The way businesses are legally incorporated in the Kingdom has changed drastically over the last few years. The launch of the Ministry of Commerce’s online company registration system in December 2015 was one of the biggest milestones for the country in this regard.
This and other web-based systems introduced to facilitate the incorporation of businesses have almost as many detractors as they do advocates, but all things considered, one thing is clear: officially registering a business in 2017 is a much different affair than it was previously. B2B Cambodia walks you through the new process with the help of experts in company incorporation.
When incorporating a company in Cambodia, the new legal entity must register with three governmental bodies: the Ministry of Commerce (MOC), the General Department of Taxation (GDT), and the Ministry of Labor and Vocational Training (MLVT).
After registering your company with the MOC, you will receive its constitutive documents, which include the certificate of incorporation, the Articles of Association, and the business license.
To register with the MOC, you will be required to visit the Ministry and present the following documents:
- Register of shareholders (including their percentage of equity)
- Register of directors (if different from shareholders)
- Business’ physical address
- Original lease agreement
- Copy of the property tax receipt – you need to obtain this document from the owner of the property where your business is located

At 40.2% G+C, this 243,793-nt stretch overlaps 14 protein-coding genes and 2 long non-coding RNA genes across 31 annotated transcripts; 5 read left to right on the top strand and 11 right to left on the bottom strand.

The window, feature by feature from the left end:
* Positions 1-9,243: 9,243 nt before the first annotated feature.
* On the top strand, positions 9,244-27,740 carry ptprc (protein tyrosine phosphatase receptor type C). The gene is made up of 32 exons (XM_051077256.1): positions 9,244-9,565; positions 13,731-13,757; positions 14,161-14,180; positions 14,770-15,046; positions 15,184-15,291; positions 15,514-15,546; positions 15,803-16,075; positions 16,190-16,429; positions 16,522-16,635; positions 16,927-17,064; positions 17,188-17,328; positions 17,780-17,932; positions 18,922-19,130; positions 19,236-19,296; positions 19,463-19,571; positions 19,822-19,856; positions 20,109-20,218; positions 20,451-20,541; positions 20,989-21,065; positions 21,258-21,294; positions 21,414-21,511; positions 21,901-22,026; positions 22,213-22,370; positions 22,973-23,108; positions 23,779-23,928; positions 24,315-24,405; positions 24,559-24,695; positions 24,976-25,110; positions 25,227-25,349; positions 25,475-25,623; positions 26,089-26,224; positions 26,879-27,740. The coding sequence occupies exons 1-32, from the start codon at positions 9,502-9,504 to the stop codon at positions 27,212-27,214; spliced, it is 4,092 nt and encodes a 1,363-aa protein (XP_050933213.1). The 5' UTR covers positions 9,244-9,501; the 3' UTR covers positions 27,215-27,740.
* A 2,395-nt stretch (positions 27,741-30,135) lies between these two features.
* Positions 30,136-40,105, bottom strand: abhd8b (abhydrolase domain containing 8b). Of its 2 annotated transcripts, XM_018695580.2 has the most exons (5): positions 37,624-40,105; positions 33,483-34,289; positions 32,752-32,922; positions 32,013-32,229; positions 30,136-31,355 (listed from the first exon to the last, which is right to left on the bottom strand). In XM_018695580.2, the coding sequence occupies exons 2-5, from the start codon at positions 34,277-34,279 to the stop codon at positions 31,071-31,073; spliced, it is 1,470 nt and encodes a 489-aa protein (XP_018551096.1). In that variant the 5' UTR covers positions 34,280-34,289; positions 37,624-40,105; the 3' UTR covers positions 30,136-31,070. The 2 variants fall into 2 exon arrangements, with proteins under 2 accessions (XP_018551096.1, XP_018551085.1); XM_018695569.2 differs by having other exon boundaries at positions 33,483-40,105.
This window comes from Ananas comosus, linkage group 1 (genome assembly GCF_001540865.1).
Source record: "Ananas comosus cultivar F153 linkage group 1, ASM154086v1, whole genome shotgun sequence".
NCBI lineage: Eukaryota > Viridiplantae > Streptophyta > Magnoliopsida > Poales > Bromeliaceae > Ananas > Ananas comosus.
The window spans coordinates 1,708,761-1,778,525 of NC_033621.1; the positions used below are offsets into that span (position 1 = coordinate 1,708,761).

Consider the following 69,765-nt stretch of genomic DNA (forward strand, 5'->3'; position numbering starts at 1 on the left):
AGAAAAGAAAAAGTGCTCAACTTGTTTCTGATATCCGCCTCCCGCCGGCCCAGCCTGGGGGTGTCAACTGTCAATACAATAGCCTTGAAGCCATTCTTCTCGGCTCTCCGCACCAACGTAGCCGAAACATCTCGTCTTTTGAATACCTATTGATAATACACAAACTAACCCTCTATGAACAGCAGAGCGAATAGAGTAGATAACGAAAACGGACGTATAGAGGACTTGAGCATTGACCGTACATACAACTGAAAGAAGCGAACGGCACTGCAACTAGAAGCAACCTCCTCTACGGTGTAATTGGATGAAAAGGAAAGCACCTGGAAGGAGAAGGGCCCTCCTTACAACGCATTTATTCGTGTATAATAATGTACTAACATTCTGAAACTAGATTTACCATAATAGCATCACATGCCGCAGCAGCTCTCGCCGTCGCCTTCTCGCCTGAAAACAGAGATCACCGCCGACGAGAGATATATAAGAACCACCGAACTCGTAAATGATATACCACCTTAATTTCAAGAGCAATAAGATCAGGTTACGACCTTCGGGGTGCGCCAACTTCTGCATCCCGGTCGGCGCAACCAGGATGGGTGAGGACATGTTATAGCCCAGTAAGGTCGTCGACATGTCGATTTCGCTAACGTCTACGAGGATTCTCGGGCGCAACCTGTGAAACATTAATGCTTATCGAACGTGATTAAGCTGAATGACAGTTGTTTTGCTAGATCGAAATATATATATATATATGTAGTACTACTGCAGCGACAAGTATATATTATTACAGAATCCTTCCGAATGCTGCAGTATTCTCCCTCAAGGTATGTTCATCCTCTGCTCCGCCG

- Bank confirmation letter – this document may be presented after you have obtained the company’s constitutive documents
With regards to the company’s directors and shareholders, you will also need to present the following information and documents:
- Residential letter of chairman or country representative stamped by the local sangkat (commune). To obtain the residency letter, the chairman or country representative needs to go to the local sangkat with their residential lease agreement. If they own the property they reside in, they need to present the corresponding property deed. Securing a residence letter from the sangkat costs between $30-50
- Copy of passport – one for each director and shareholder
- Photos – for each director and shareholder, bring six 4cm x 6cm photos and six 3.5cm x 4.5cm photos
- Other personal information – you will need to supply the home address, email and telephone number of each director and shareholder
Finally, you will also need to have the following information handy:
- Name of the company – do your homework before stepping into the MOC. Make sure that you choose a name that isn’t already in use by any other enterprise. If any other company in the world is using that name, the MOC will reject it: keep in mind that a $15 fee applies every time the MOC checks a new name. The cost for processing the application for a name is $700. If you are using an agent, they will ask you to send in three different names rated according to your preference
- Structure of the company (single member, limited liability, partnership, subsidiary, representative office, etc)